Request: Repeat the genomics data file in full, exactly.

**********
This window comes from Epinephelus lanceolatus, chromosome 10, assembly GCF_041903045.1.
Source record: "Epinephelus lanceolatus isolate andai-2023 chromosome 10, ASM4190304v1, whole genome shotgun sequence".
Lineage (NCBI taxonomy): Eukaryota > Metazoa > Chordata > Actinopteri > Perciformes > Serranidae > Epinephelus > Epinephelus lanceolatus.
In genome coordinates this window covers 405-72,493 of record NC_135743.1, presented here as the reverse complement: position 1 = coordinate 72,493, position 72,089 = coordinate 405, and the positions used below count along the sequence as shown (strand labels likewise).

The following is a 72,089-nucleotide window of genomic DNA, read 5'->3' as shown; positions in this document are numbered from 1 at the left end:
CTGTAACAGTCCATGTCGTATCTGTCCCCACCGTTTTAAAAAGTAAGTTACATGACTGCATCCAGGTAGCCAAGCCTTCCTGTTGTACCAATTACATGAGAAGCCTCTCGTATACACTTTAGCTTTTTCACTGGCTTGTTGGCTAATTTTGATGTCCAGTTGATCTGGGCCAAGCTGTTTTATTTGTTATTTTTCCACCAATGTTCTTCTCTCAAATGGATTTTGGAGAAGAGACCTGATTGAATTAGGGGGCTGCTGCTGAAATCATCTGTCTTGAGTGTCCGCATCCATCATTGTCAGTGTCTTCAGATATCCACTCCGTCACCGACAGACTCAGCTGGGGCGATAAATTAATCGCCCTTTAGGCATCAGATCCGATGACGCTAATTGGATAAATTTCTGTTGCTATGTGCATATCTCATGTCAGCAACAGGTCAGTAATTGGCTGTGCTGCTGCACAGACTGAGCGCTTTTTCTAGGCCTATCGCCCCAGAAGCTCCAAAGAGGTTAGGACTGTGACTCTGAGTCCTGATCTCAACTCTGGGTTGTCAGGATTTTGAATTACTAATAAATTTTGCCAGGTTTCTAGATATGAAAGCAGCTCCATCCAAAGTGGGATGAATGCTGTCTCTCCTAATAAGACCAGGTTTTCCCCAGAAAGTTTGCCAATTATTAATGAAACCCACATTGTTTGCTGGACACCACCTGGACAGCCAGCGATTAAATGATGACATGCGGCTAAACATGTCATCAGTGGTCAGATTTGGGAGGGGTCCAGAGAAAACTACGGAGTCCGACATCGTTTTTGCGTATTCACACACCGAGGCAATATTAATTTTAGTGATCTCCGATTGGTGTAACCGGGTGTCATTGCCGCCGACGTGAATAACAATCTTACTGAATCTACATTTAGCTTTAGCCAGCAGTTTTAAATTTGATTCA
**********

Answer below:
This window comes from Epinephelus lanceolatus, chromosome 10, assembly GCF_041903045.1.
Source record: "Epinephelus lanceolatus isolate andai-2023 chromosome 10, ASM4190304v1, whole genome shotgun sequence".
Lineage (NCBI taxonomy): Eukaryota > Metazoa > Chordata > Actinopteri > Perciformes > Serranidae > Epinephelus > Epinephelus lanceolatus.
In genome coordinates this window covers 405-72,493 of record NC_135743.1, presented here as the reverse complement: position 1 = coordinate 72,493, position 72,089 = coordinate 405, and the positions used below count along the sequence as shown (strand labels likewise).

The following is a 72,089-nucleotide window of genomic DNA, read 5'->3' as shown; positions in this document are numbered from 1 at the left end:
CTGTAACAGTCCATGTCGTATCTGTCCCCACCGTTTTAAAAAGTAAGTTACATGACTGCATCCAGGTAGCCAAGCCTTCCTGTTGTACCAATTACATGAGAAGCCTCTCGTATACACTTTAGCTTTTTCACTGGCTTGTTGGCTAATTTTGATGTCCAGTTGATCTGGGCCAAGCTGTTTTATTTGTTATTTTTCCACCAATGTTCTTCTCTCAAATGGATTTTGGAGAAGAGACCTGATTGAATTAGGGGGCTGCTGCTGAAATCATCTGTCTTGAGTGTCCGCATCCATCATTGTCAGTGTCTTCAGATATCCACTCCGTCACCGACAGACTCAGCTGGGGCGATAAATTAATCGCCCTTTAGGCATCAGATCCGATGACGCTAATTGGATAAATTTCTGTTGCTATGTGCATATCTCATGTCAGCAACAGGTCAGTAATTGGCTGTGCTGCTGCACAGACTGAGCGCTTTTTCTAGGCCTATCGCCCCAGAAGCTCCAAAGAGGTTAGGACTGTGACTCTGAGTCCTGATCTCAACTCTGGGTTGTCAGGATTTTGAATTACTAATAAATTTTGCCAGGTTTCTAGATATGAAAGCAGCTCCATCCAAAGTGGGATGAATGCTGTCTCTCCTAATAAGACCAGGTTTTCCCCAGAAAGTTTGCCAATTATTAATGAAACCCACATTGTTTGCTGGACACCACCTGGACAGCCAGCGATTAAATGATGACATGCGGCTAAACATGTCATCAGTGGTCAGATTTGGGAGGGGTCCAGAGAAAACTACGGAGTCCGACATCGTTTTTGCGTATTCACACACCGAGGCAATATTAATTTTAGTGATCTCCGATTGGTGTAACCGGGTGTCATTGCCGCCGACGTGAATAACAATCTTACTGAATCTACATTTAGCTTTAGCCAGCAGTTTTAAATTTGATTCA